“For three days in March 2013, my head has been pre-occupied with acronyms, audits and re-accreditation. For in March, we have reached the three year anniversary of our initial ISO 9001 & 14001 accreditation, which means that we were due the external auditors to come to our offices and delve into the daily processes and procedures that we are reliant upon for a smooth running business as well as managing our Environmental waste.”
ISO 9001 & 14001 are ISO Accreditations that are recognised by the International Organisation for Standards; 9001 relates to Quality Management Systems and 14001 to Environmental Management Systems. TEAM decided to put ourselves forward for audit in 2010. These voluntary ISO Accreditations give us the chance to reassure customers of our commitment to environmental best practice, our drive to continuously improve our processes and customer service, as well as ensure a consistent level of service to all of our customers. Some organisations specify that suppliers have an ISO 9001 accreditation, we find it can be requested during the tendering process where businesses are looking for an organisation they can be confident can deliver to agreed requirements.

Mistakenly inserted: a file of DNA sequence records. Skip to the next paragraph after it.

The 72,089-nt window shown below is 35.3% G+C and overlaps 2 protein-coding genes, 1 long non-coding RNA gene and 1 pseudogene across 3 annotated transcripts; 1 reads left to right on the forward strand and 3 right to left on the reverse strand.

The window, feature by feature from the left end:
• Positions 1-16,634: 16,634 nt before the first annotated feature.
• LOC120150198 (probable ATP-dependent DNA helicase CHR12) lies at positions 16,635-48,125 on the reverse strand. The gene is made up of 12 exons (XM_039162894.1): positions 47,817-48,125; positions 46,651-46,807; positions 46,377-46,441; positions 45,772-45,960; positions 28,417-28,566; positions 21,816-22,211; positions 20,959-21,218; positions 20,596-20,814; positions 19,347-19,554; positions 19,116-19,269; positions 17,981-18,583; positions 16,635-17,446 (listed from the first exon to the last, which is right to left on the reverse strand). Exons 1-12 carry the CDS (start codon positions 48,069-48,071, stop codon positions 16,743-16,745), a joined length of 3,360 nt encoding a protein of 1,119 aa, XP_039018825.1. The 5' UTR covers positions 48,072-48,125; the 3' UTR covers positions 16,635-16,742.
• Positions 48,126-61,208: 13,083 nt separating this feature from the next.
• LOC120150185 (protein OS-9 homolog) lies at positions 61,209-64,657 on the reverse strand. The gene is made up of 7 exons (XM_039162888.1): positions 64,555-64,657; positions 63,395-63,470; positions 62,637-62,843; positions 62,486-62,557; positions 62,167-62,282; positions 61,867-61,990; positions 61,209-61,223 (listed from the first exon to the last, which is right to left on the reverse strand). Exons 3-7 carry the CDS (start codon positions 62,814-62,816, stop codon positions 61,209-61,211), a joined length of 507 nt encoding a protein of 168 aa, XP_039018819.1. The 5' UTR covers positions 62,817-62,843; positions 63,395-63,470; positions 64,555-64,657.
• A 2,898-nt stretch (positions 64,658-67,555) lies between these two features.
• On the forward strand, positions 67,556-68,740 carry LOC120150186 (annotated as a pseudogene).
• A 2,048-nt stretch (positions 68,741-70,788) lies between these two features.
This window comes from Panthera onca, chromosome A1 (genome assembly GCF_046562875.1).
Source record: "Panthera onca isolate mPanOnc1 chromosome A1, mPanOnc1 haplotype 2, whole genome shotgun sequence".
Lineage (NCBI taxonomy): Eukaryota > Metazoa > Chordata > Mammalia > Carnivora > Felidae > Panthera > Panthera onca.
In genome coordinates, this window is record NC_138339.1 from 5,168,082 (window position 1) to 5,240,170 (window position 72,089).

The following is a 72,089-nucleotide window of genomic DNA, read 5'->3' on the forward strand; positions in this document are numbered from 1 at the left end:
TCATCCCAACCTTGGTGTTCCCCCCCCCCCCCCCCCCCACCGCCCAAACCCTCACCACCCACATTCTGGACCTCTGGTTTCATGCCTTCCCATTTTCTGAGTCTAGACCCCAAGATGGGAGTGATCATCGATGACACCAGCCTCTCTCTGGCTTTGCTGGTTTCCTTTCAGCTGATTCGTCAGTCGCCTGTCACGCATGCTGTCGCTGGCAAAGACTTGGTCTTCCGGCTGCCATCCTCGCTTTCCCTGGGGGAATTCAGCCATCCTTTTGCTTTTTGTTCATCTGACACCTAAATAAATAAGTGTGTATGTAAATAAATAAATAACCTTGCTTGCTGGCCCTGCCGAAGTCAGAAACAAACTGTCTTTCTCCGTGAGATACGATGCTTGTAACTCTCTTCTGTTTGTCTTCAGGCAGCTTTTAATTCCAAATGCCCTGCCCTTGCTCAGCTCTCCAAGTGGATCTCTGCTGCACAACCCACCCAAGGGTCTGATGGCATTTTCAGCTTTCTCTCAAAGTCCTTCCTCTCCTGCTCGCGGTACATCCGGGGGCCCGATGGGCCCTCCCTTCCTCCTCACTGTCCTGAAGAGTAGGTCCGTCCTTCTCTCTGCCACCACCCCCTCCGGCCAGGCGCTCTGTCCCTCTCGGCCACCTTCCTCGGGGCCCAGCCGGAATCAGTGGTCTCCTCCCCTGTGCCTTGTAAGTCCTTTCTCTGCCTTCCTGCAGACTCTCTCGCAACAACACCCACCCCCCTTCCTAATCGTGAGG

At TEAM we are used to the auditors visiting the office – each 6 months our external auditor(s) complete a ‘surveillance’ visit, which means that we have to open up our internal systems to allow visibility of all nooks and crannies. One of the key elements of ISO 9001 is that we have a robust mechanism for storing all of our processes and procedures and, just as importantly, we continue to ensure that we follow the documented procedures. Further, our auditor wishes to see that as a company, we are striving for continuous improvement.
The first thing to note is that achieving the ISO Accreditation for both standards is not a simple matter of spending a couple of days dusting down procedures prior to the arrival of an auditor. We administer our Quality Management System using an internal bespoke Wikipedia style software (Wiki). Developed in-house, the Wiki stores our processes and procedures under systematic categoristation i.e. so that they are easily available through a quick search when a user wishes to find a process. When I say that we don’t just ‘dust down’ the processes pre-audit, this is because in total, our Wiki system has 6,632 pages (at time of writing). In total, there have been 48,378 edits to our Wiki pages, meaning each page has on average undergone 7.29 edits. This is reflective of the fact that we encourage staff to keep their processes up to date at all times – if the way you do something changes, make sure it is documented.